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Author Topic: LED's or bulbs?  (Read 3952 times)

Offline Eddy Matthews

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LED's or bulbs?
« on: March 26, 2006, 08:07:08 AM »
I'm fast approaching the point where I need to think about fitting the lighting to my towboat - I know it's not a paddler, but the question applies to any model...

In the past I've always used GOW (Grain of wheat) or GOR (Grain of rice) bulbs - Easy to work with and more to the point for my simple brain, I can easily work out the brightness by simply adding one more bulb to the circuit if they're too bright, or removing one if they aren't bright enough!

But now it seems more and more people are using LED's because they last a great deal longer than bulbs, but are they as easy to work with? I've read all sorts of stuff about having to use resistors and having to calculate values etc etc. What about the scenario above, where the lights are too bright or too dim - With bulbs I'd just add or subtract one from the circuit, but what about LED's?

Does someone fancy talking me through this and explaining the basics for LED's? Any help would be greatly appreciated.
~ Never, ever, argue with an idiot. They'll drag you down to their level and beat you with experience ~

towboatjoe

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LED's or bulbs?
« Reply #1 on: March 26, 2006, 12:49:16 PM »
I have always used LED's for guard lights and navigation lights. I've never used resistors. All I do is wire them series parallel on 3 volts. They have a polarity + & - and have to be wired that way. If they're wired backwards they won't work.

I've got 30 LED's running off two "C" size batteries no problem. I'm getting ready to experiment with the ultra bright LED's for spot lights. I used to make spot lights from krypton bulbs and guts from mini mag lights.

Just run a positive and a negative wire to each LED. You can chain them together. You can't connect them in series like regular bulbs. They just won't work that way.

LED's come in two configurations, regural and (if you need them a little brighter) point source.
They are many different sizes. Four of the most common are
jumbos which are 8mm
T-1 3/4 which are 5mm
minature (T-1) which are 3mm
and sub-mini

You can check out different LED's here
http://www.allelectronics.com/cgi-bin/category/340/LEDs.html

I use the minature T-1 MLED-9 for guard lights

Offline mjt60a

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LED's or bulbs?
« Reply #2 on: March 27, 2006, 01:19:23 AM »
I set mine up in the Freshwater model using a resistor for each LED, the correct resistors were supplied with them for use on 12 volts (probably for model railway use) and as I'm using 12v batteries, I just used them. The resistors for 5mm dia LEDs are different to the ones for 3mm even though both are supposed to have a maximum voltage of 3.4v. I expect that is because the current used by each type is different.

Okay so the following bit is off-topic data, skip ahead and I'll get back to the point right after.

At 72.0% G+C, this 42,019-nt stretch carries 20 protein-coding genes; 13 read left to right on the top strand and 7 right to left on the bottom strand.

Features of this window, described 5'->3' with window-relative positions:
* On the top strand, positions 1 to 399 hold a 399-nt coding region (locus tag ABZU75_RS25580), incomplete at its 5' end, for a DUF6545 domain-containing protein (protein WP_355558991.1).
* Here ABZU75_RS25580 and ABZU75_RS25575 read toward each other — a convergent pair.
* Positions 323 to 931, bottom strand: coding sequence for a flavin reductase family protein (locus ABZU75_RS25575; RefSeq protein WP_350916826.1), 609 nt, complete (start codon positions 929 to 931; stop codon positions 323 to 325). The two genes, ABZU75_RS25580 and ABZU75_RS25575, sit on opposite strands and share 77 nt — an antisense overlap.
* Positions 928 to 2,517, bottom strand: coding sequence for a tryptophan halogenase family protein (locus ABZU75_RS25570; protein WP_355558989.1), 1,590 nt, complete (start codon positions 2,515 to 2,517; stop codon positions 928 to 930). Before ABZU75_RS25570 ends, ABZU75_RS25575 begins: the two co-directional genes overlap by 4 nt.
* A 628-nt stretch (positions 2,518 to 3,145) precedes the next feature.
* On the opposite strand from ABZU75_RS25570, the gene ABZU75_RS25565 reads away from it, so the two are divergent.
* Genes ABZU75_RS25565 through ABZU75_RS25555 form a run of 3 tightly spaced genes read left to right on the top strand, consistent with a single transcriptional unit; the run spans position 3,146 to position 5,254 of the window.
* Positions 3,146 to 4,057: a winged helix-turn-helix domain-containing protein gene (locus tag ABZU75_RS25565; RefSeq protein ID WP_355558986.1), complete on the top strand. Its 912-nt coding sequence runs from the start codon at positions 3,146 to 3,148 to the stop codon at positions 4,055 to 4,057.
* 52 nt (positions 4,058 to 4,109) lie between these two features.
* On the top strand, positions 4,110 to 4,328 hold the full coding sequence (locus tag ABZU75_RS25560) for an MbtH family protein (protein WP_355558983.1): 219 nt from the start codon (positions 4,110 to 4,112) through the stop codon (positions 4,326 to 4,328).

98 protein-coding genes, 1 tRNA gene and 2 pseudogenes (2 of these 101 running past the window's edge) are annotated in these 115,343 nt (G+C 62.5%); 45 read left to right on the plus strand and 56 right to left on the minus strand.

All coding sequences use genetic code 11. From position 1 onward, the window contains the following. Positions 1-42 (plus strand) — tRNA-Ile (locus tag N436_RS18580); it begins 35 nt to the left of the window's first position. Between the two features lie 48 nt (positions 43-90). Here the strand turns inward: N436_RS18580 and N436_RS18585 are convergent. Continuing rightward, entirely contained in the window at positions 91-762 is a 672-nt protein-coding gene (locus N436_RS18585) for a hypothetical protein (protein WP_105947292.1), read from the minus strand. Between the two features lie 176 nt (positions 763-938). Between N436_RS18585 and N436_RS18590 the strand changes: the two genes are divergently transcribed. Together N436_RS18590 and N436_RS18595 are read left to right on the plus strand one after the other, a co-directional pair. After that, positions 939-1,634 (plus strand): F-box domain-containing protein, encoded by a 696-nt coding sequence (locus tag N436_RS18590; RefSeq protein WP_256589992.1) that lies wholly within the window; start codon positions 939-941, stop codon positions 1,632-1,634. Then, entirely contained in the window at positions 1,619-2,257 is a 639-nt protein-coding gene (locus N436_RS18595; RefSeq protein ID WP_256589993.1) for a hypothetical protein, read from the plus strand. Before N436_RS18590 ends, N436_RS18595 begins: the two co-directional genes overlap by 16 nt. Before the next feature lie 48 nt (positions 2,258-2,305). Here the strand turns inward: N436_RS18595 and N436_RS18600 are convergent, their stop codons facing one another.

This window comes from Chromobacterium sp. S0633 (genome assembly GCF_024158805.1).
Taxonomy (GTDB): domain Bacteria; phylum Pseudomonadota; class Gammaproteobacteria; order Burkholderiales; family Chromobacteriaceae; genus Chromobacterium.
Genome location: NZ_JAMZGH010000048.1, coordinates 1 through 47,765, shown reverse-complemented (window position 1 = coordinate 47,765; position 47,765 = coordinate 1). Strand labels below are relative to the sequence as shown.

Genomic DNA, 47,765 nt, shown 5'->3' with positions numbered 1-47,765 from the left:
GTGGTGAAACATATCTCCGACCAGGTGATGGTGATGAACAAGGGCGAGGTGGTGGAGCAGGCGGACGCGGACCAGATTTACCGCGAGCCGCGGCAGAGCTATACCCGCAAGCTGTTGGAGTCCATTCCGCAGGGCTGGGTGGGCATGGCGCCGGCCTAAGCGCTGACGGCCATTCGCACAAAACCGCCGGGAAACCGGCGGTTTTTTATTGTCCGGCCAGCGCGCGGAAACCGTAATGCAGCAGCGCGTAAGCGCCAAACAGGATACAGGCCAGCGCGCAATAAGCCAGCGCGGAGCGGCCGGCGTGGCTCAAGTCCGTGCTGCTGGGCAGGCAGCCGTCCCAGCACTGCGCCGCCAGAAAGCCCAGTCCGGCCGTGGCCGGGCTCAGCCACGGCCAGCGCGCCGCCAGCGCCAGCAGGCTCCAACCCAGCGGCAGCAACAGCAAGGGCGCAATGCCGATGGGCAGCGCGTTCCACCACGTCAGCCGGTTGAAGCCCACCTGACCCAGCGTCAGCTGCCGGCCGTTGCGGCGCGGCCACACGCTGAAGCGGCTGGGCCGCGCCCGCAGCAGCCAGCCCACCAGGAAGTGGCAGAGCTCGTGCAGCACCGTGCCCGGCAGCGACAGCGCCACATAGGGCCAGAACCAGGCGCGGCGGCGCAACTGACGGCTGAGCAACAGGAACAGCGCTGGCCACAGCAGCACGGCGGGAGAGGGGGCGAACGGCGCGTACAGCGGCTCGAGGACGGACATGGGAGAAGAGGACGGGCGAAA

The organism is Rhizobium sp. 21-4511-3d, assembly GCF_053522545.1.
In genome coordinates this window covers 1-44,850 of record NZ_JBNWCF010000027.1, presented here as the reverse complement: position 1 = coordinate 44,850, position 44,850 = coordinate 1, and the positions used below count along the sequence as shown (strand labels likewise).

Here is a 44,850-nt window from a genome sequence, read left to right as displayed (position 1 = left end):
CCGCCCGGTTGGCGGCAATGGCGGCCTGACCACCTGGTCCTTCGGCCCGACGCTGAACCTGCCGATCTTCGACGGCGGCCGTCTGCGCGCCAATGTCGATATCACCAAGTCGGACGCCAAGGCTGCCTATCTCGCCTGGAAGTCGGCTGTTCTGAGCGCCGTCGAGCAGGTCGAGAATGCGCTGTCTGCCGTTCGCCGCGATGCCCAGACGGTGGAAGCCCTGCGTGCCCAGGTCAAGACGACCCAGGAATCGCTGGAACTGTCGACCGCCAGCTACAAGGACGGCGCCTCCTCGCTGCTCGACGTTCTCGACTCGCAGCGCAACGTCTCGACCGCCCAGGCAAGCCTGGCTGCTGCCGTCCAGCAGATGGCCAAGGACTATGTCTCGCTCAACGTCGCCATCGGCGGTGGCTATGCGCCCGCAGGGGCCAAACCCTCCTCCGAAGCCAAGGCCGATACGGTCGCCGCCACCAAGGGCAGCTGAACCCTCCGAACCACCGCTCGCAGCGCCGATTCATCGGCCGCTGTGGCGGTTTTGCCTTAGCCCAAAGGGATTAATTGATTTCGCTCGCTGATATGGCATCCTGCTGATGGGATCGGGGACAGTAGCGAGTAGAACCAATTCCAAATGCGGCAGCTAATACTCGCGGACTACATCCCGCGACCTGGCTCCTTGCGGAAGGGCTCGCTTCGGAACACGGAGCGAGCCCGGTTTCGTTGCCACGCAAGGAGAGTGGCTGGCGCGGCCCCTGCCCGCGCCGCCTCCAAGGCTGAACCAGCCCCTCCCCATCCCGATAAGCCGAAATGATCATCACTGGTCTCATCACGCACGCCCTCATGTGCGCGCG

They (the white ones) light up quite brightly enough on 3 volts.
I've found that four LEDs can be connected in series on 12 volts and they work OK - providing they are all the same type (they get 3 volts each the same as four 3v bulbs would) I can also wire two in series to run on a 6 volt battery. Presumably, three could be used with 9 volts....
I found out the hard way that they have to be the same type to use them in series, if three 5mm and one 3mm are used, the 3mm gets hot! I'm guessing this is because the larger LEDs are pulling too much current through it.
I also found that the red LEDs generally run on a lower voltage (at least, the ones I bought do, 2.6v max) and need a different value of resistor.
I would think it's better to wire in series where possible as the voltage is 'used up' by lighting LEDS, whereas with resistors it's converted to heat (they get warm) so is wasted from the point of view of our models...
Just have to remember, the long wire on the LED goes toward positive. Used in series, the long wire of the first LED goes to +ve and the short wire goes to the long wire of the next LED - and so on...
Posted by Mick.
(.....gonna need a bigger boat.....)

Offline Eddy Matthews

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LED's or bulbs?
« Reply #3 on: March 27, 2006, 02:02:36 AM »
Thanks Mick and Joe,

That explains the basics, but lets assume I wire 4 3v LED's in series from a 12v supply and find they are a bit too bright - Can I add a fifth LED to reduce the intensity, and will they still work on the reduced voltage?
~ Never, ever, argue with an idiot. They'll drag you down to their level and beat you with experience ~

towboatjoe

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LED's or bulbs?
« Reply #4 on: March 27, 2006, 02:40:43 AM »
That I couldn't help you with for I never wire them in series. Main reason is because if one LED goes bad you lose all of them.

I also try to avoid running anything from the same battery that powers the motors. I like to be able to run all weekend without recharging.

I don't think you'll find the LED's too bright. If you can locate the point source they would be better for guard lights. LED's concentrate the light to the tip so the light is not as bright from the side.

Here's a photo of the regular T-1's (on the upper two decks) and the point source T-1's (on the main deck).I like the point source better.